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It had to happen. An app developer at the more risqué end of the market tells El Reg it has already started developing for Google Glass after getting its hairy palms on some of the new hardware and will have an application ready before the end of this week.

"We should have something out in a couple of days," MiKandi cofounder Jennifer McEwan told The Register. "Initially we are developing this for ourselves. Whenever new technology comes out we prefer to keep it simple that way. As we learn more about Glass we can build it into other applications."

MiKandi, which already has an app for Android and hosts an adult app store with over 7,000 software tools for your hardware, was at this year's Google I/O developer's conference, and has been trying out the newly-arrived kit to experiment with one of humanity's favorite types of media.

"It's not that Google Glass is just a camera – GoPro and others are already doing really good cameras – but Glass is more than that; it's a pretty awesome communications device," MiKandi CEO Jesse Adams told El Reg. "So you don't just use it for viewing content, but also for talking about it and sharing, letting people interact with media in totally new ways."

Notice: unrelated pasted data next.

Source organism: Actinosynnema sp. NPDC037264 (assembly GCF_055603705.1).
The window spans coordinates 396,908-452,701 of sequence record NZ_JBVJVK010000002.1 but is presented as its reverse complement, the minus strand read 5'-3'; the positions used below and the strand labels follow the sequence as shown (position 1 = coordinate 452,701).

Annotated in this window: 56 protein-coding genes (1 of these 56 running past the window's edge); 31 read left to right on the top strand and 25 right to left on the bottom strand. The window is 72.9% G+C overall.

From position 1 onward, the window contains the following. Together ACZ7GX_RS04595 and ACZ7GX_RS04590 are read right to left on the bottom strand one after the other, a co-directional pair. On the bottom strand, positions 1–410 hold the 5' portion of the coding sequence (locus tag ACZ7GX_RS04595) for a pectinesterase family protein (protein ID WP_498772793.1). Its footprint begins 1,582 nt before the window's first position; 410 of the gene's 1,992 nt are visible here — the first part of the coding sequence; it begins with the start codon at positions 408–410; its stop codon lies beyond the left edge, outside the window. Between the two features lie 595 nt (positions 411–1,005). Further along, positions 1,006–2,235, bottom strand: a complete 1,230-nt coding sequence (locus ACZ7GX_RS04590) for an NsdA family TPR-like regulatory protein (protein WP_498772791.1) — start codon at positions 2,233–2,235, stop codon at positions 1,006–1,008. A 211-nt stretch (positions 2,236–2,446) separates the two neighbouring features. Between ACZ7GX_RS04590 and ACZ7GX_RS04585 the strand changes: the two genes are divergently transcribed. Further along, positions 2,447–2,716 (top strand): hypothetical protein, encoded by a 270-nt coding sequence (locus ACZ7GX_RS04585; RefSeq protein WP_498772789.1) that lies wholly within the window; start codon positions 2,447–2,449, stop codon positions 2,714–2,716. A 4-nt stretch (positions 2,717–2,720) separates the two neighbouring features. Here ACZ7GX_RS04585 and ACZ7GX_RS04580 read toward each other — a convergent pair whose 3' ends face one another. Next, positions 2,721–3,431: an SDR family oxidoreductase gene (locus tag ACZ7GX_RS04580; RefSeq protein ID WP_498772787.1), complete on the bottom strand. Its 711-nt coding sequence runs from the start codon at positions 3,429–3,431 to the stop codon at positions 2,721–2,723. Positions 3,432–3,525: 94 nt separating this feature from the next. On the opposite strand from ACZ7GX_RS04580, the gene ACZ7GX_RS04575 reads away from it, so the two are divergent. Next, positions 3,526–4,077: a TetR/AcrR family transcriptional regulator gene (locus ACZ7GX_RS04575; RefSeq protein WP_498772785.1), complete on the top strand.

The Glass hardware could prove and instant hit with makers of point-of-view pornography (and El Reg is willing to bet plenty of salacious snaps and video have already been taken privately), and Adams said that it's conceivable that adult performers could sell subscription access to the feeds from their Glass headsets during working hours.

"Glass can also enhance a couple's foreplay by having messages read to you, or snippets of footage sent to you during the day by your partner," he said.

It's an often-quoted view that the pornography industry is one of the earliest adopters of new technology. Certainly the industry was key in ensuring the success of the VHS format and was in the vanguard of web payments and e-commerce. But McEwen explained this is no longer the case.

"The old adage that porn drives technology is not as big anymore, certainly not for the last ten years," she explained. "A lot of companies spent time and money developing mobile apps only to get burned when Apple threw them out of the iTunes store, and now the industry seems split 50/50 on new technology, with a prevailing 'wait and see' attitude."

Quite what Google will think of the ways the industry can use Glass remains to be seen. The company isn't quite as prudish as firms such as Apple, but the Glass terms and conditions are fairly tough in terms of what the Chocolate Factory will and won't allow, even banning the resale of headsets.

El Reg is still waiting for an official comment, but it seems highly unlikely that Mountain View hasn't considered the potential use of Glass in the adult world. While they may crack the whip and attempt to shut MiKandi down, this hack suspects the company might be a little more open-minded than their Cupertino competitors. ®

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